Subjects

supply chain management | supply chain management | Carbon footprint | Carbon footprint | life cycle analysis | life cycle analysis | environmental policy | environmental policy | environmentally sustainable supply chain systems | environmentally sustainable supply chain systems | reverse logistics systems | reverse logistics systems | supply chain sustainability strategy | supply chain sustainability strategy | multi-stakeholder engagements | multi-stakeholder engagements | green supply chain strategy | green supply chain strategy | Carbon Disclosure Project | Carbon Disclosure Project

License

Content within individual OCW courses is (c) by the individual authors unless otherwise noted. MIT OpenCourseWare materials are licensed by the Massachusetts Institute of Technology under a Creative Commons License (Attribution-NonCommercial-ShareAlike). For further information see http://ocw.mit.edu/terms/index.htm

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TALAT Lecture 2109: LCA - From Environmental Consciousness to Design for the Future

Description

This lecture introduces the currently most widely accepted methodology for life cycle analysis and shows possible effects on designing products.

Subjects

aluminium | aluminum | european aluminium association | EAA | Training in Aluminium Application Technologies | training | metallurgy | technology | lecture | design | product | LCA | impact assessment | methodology | life cycle analysis | corematerials | ukoer

License

http://creativecommons.org/licenses/by-nc-sa/2.0/uk/

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TALAT Lecture 2110.01: Automobile brake rotor - LCA in product design

Description

This lecture imparts knowledge about ?production and casting of SiC-particle reinforced aluminium metal matrix composite - PMMC (SiCAl7SiMg); use of Life Cycle Analysis. It provides insight to how to redesign a product using life cycle thinking and LCA to minimize the ecological side effects; the importance of having a thoroughly knowledge about the product's life and its environmental impact. Some knowledge of the concept of the product information structure - "the chromosomes" and familiarity with LCA methodology is assumed.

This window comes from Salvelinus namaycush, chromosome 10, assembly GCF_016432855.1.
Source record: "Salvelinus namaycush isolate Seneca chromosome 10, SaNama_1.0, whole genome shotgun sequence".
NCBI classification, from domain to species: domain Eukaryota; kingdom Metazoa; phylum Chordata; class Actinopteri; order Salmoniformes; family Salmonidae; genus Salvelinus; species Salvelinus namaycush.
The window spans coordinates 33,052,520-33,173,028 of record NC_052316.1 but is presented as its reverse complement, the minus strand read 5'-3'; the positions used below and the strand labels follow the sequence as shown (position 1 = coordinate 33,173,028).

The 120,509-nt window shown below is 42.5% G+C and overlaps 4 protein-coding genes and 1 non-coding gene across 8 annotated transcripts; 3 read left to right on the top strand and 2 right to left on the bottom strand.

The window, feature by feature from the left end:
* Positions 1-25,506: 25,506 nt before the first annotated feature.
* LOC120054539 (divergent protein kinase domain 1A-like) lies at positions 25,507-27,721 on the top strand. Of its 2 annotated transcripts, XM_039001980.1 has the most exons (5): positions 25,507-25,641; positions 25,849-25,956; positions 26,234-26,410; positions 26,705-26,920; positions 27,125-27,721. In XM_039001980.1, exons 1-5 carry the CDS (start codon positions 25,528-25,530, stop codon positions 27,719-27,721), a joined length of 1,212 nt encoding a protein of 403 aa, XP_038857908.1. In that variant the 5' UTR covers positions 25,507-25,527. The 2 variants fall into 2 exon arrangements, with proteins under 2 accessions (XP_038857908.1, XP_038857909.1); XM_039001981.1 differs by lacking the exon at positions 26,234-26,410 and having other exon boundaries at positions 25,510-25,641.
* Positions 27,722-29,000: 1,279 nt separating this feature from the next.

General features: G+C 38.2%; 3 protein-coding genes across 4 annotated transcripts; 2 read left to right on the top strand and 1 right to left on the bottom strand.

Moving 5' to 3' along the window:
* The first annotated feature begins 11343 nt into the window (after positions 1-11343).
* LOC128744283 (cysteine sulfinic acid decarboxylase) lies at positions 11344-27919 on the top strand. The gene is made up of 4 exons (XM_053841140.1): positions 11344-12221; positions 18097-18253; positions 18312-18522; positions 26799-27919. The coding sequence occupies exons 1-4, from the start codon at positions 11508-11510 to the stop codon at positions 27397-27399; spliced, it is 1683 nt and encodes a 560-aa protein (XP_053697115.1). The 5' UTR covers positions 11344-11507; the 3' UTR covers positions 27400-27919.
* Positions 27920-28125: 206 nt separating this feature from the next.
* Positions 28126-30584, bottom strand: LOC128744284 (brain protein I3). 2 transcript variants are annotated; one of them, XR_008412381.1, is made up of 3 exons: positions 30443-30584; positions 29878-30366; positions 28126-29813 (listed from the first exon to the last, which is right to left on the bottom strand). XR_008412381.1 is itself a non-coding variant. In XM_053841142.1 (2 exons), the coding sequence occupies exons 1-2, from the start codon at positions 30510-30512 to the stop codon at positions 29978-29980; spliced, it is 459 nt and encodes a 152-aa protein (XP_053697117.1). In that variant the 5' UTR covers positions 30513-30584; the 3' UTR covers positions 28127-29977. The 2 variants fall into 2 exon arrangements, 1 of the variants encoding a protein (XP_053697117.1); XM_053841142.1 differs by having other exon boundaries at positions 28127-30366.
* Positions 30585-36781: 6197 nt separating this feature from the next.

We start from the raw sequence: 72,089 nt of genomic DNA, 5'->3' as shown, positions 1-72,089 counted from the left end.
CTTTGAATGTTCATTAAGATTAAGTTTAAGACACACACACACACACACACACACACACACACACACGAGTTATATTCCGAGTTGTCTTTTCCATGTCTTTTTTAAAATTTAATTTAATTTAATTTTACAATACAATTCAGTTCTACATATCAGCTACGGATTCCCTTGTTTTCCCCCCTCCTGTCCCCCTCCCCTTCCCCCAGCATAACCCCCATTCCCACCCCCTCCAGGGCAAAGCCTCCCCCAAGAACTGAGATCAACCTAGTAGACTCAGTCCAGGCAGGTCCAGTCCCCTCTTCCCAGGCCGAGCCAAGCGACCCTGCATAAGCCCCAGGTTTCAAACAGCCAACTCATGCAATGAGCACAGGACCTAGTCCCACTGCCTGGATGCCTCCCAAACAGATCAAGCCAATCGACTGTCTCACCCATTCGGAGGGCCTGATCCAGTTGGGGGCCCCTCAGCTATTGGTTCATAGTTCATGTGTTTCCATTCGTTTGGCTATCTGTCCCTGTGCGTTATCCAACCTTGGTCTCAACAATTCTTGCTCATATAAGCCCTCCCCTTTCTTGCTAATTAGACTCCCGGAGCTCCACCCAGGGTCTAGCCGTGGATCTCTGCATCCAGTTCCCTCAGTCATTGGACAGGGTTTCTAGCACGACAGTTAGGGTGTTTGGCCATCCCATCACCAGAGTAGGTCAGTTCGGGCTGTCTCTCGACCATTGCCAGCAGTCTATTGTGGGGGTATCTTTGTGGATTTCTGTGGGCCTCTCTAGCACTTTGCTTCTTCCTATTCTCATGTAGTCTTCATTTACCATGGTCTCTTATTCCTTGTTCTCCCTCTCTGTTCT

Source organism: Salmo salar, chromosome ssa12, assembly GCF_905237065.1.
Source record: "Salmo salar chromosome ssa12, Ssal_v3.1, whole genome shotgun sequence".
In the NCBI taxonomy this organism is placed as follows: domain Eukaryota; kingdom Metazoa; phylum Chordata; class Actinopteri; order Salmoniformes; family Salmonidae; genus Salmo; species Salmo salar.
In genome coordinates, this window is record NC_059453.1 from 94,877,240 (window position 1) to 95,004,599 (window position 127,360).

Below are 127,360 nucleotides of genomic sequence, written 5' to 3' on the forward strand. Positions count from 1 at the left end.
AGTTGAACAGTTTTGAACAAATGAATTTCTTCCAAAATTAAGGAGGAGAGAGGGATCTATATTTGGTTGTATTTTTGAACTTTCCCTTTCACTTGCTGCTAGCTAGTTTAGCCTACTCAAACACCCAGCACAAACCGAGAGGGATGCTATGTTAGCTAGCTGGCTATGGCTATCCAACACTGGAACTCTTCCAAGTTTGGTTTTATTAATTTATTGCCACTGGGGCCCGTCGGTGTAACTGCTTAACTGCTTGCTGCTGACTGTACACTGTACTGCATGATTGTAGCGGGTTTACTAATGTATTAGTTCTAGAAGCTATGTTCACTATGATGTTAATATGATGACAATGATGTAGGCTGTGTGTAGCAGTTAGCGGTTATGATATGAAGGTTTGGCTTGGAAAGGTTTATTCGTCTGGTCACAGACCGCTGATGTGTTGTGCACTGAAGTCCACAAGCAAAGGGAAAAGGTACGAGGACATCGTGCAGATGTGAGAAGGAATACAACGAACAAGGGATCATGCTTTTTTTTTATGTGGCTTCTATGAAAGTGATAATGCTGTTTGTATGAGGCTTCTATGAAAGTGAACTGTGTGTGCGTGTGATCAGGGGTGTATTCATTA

Subjects

aluminium | aluminum | european aluminium association | EAA | Training in Aluminium Application Technologies | training | metallurgy | technology | lecture | design | product | automobile brake system | topological structure | wheel design | brake rotor | calliper | specifications | PMMC | environmental performance | particle reinforced aluminium | production | casting | life cycle analysis | energy consumption | material consumption | safety | pollution | corematerials | ukoer

License

http://creativecommons.org/licenses/by-nc-sa/2.0/uk/

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2.60 Fundamentals of Advanced Energy Conversion (MIT)

Description

This course covers fundamentals of thermodynamics, chemistry, flow and transport processes as applied to energy systems. Topics include analysis of energy conversion in thermomechanical, thermochemical, electrochemical, and photoelectric processes in existing and future power and transportation systems, with emphasis on efficiency, environmental impact and performance. Systems utilizing fossil fuels, hydrogen, nuclear and renewable resources, over a range of sizes and scales are discussed. Applications include fuel reforming, hydrogen and synthetic fuel production, fuel cells and batteries, combustion, hybrids, catalysis, supercritical and combined cycles, photovoltaics, etc. The course also deals with different forms of energy storage and transmission, and optimal source utilization